More than 300 employees and patients of the Mount Sinai Health System recently gathered in the Guggenheim Atrium to celebrate the 30,000th participant in the BioMe Biobank. The Biobank collects de-identified DNA and plasma used for a variety of research purposes from consenting patients.
In February, CBS This Morning had a segment on Mount Sinai’s novel use of fruit flies to screen for personalized cancer drugs. Ross Cagan, PhD, Associate Dean of the Graduate School of Biomedical Sciences at Icahn School of Medicine at Mount Sinai, discussed how his laboratory replicates a patient’s tumor and implants it in a fruit fly. Then his team tests an arsenal of 840 drugs—all approved by the U.S. Food and Drug Administration for other uses—to see if they shrink the tumor.
Vast amounts of data from genomic sequencing and electronic health records (EHRs) have the potential to radically improve the health of individual patients, but first, institutions must learn how to manage the data, and adopt uniform standards that allow them to share it.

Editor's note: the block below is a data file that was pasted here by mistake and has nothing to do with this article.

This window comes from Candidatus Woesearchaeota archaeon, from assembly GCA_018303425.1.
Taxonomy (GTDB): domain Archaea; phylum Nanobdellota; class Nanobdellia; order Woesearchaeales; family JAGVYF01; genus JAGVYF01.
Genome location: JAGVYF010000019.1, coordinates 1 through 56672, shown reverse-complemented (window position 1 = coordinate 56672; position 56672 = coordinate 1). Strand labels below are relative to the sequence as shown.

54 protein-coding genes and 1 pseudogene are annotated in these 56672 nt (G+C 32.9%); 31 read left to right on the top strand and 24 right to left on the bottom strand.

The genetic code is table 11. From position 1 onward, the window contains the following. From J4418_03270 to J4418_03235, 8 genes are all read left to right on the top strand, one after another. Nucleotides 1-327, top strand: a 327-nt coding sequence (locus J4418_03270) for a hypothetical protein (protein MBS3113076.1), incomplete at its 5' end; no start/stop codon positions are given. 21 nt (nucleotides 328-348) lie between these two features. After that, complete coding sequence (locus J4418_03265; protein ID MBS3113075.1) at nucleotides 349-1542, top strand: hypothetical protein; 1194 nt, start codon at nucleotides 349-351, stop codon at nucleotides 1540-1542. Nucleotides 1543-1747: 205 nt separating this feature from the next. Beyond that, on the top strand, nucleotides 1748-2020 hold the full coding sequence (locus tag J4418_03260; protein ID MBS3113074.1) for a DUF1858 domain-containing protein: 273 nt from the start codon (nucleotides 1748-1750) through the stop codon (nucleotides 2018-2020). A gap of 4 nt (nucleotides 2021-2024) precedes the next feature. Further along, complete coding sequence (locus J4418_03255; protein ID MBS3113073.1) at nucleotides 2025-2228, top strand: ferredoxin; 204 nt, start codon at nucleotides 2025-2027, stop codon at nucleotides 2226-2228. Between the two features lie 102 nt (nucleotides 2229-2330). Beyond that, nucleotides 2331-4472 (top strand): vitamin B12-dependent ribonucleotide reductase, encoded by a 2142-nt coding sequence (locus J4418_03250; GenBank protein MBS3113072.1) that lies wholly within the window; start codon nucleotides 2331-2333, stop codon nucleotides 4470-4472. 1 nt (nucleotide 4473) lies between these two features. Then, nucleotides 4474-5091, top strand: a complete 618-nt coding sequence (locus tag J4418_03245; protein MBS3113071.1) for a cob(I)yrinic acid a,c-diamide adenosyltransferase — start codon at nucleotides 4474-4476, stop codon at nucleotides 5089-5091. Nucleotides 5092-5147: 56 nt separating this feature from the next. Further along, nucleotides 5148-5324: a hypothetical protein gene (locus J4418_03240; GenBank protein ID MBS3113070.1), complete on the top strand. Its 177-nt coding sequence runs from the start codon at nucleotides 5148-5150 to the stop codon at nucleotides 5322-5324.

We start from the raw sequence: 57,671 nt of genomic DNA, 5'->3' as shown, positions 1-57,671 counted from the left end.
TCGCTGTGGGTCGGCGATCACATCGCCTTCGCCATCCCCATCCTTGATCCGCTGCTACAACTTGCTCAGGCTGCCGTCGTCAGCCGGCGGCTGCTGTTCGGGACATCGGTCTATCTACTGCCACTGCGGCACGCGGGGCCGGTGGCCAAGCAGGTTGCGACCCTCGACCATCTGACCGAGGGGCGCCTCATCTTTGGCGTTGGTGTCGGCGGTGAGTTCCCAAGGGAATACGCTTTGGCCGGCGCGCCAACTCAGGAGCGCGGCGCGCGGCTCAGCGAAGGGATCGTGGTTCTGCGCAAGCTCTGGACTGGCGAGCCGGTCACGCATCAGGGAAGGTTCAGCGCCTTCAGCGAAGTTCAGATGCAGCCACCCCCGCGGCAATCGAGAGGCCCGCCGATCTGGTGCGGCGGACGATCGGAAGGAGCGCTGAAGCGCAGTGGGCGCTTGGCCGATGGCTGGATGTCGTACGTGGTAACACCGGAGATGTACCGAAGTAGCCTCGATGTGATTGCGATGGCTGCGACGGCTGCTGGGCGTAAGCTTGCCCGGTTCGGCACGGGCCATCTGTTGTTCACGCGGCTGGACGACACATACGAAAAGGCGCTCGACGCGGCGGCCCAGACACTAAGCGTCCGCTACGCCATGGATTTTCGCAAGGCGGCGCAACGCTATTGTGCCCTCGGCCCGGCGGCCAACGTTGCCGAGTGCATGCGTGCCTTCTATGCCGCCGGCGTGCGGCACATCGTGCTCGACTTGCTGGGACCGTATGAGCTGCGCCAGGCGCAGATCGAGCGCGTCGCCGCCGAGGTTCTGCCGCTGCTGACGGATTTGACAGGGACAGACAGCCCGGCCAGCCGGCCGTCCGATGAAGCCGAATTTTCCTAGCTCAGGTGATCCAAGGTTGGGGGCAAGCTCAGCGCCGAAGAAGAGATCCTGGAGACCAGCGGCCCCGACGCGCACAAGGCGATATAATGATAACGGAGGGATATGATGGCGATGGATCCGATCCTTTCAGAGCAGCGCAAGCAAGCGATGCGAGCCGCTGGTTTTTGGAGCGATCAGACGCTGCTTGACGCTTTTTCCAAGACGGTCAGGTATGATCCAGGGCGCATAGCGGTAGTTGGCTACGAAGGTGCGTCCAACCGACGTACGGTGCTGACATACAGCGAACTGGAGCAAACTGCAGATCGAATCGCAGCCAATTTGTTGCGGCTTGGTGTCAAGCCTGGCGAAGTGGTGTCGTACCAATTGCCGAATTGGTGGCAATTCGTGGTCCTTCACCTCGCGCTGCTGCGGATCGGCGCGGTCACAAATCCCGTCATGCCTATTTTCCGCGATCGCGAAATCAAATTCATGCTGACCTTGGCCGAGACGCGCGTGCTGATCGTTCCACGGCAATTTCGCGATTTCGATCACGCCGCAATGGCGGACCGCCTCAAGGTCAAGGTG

This discussion took center stage at a Working Summit on Big Data hosted by The Atlantic in partnership with the Mount Sinai Health System on Wednesday, October 23, at The New York Palace Hotel. At a roundtable discussion, 24 policymakers, entrepreneurs, and health care leaders shared their thoughts and experiences in harnessing petabytes of data for use in improving human health.
Personalized Medicine is a rapidly evolving approach to patient care that incorporates an individual’s genetic information into a customized prevention or treatment plan. Mapping a person’s total genetic makeup or whole genome sequencing has created mountains of data about variations in our human genetic code. As this experience has grown, some of these variations have been linked to risks for certain diseases, or in some cases the likelihood that a person will respond to a particular treatment. Individuals may now submit a DNA sample and obtain their genetic sequence with accompanying risk association analysis for a few hundred dollars. Can this technology however be harnessed to drive better outcomes for patients diagnosed with cancer? Many clinicians and scientists argue that we are not there yet.